- Over time, additional structures were added – a small fall-out shelter, a radio tower and a building to house the radio equipment, as well as additions to the residences (garages etc).
- After the assistant lightkeeper’s position was abolished in the mid eighties, the original house was intentionally burned down, as well as other structures.
- In the mid 1990’s the modern bungalow was also intentionally burned, to prevent ongoing vandalism problems.
Disposition of the Site, and Protection by the Society
Sheringham Point Lighthouse was automated during the 1980s, and was finally de-staffed in 1989.
Left largely unattended, and at the mercy of the elements, the Lighthouse began to deteriorate and was subject to increased vandalism. In January 2003, the government declared that the Lighthouse site was “excess to its program requirements” – the first step in disposition. Shortly afterward, fearing the loss of this iconic community asset, the local community rallied to create the “Sheringham Point Lighthouse Preservation Society”, with the intent of protecting and conserving the site for future generations.
For the next several years, the Society lobbied and negotiated with the Government of Canada and with local Governments to protect the Lighthouse from being torn down, lost through neglect, or sold off. During this time, a private developer acquired the lands surrounding the Lighthouse, with plans to subdivide and build housing. Fearing that access may be lost, the Society negotiated a right-of-way with the developer, and also was successful in having land set aside for the creation of a 3.4 km loop trail, through forested areas on the land adjacent to the Lighthouse. A parking lot was created at the end of Sheringham Point Road, to provide public access to the site.
Then, in 2010, the Government of Canada declared the Lighthouse – and most other lighthouses in Canada – to be surplus to their needs. They also passed the “Heritage Lighthouse Protection Act” which provided a mechanism for local communities and organizations to petition the government to designate specific lighthouses as “heritage”, and submit proposals to take over the sites for other purposes. The Sheringham Lighthouse Preservation Society, changed its tactics and began working through this new legislative framework.
In June 2015, the Society received notice that the Lighthouse was being designated a “heritage lighthouse” under the Act. Then in October, 2015, it was notified that legal Title to the Lighthouse would be transferred to the Society for ongoing conservation.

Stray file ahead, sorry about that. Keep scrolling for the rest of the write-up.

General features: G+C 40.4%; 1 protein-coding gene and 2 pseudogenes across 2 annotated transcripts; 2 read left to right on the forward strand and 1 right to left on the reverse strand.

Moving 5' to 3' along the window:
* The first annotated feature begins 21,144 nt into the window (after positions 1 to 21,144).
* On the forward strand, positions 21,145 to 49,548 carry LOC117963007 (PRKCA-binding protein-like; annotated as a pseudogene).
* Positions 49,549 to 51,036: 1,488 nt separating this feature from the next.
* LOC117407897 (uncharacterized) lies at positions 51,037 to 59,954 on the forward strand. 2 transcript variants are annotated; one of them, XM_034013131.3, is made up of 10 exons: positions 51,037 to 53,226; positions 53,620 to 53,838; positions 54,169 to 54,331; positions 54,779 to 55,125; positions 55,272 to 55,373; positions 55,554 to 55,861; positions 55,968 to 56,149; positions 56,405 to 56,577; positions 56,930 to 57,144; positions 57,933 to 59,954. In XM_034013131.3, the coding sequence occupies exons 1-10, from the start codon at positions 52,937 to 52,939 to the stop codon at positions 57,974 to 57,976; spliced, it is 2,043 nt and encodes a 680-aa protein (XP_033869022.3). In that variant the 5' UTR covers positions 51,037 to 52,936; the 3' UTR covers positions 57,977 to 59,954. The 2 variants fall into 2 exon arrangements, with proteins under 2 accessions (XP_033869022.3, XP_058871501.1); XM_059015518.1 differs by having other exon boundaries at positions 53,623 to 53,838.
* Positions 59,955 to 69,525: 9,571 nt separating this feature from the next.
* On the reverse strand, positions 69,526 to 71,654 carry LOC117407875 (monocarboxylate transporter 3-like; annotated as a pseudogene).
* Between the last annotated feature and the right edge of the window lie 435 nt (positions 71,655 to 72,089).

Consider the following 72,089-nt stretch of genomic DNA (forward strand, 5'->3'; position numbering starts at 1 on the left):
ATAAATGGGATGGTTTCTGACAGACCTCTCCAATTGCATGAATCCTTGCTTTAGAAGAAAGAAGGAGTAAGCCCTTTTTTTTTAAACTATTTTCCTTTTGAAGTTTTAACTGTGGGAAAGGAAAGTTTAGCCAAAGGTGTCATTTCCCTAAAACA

During 2016, the Society assessed the condition of the Lighthouse and developed plans for its restoration. And in the fall, the restoration work began. It will continue through 2017 and into 2018.
The area was first named p’aachiida by local first nations. Early Spanish explorers called the area Punta de San Eusebio and then, in 1864 it was renamed Sheringham Point by Captain Kellett of the Royal Navy Ship HMS Herald, in honour of William Sheringham, his Vice-Admiral back in England.
1912 – 1946 Eustace Travonian Arden
1946 – 1946 Tom Charles Cross
1946 – 1948 Alfred Dickenson
1948 – 1959 Thomas Westhead
1959 – 1968 Frederick Arthur Mountain
1968 – 1987 James D. Bruton
1987 – 1989 Kurt Cehak Sr.
The Sheringham Point Lighthouse Preservation Society continues to research and acquire information about the history of Sheringham Point Lighthouse, and its relevance to the local community, to the region and to Canada as a whole. We have published our current information in a small book: A History of Sheringham Point Lighthouse, written by Rebecca Quinn. To get a copy of this book, you can order it on-line by clicking here (or see our Store page).
Should you have additional information, or find anything in the history book, on this page or throughout this website that you believe requires further research, correction or more elaboration, please do not hesitate to contact us and let us know – this is an ongoing project, and we appreciate your input. In particular, if you have documents or photographs that would help support and clarify the history of the Lighthouse we would love to see them. Thank you for your help!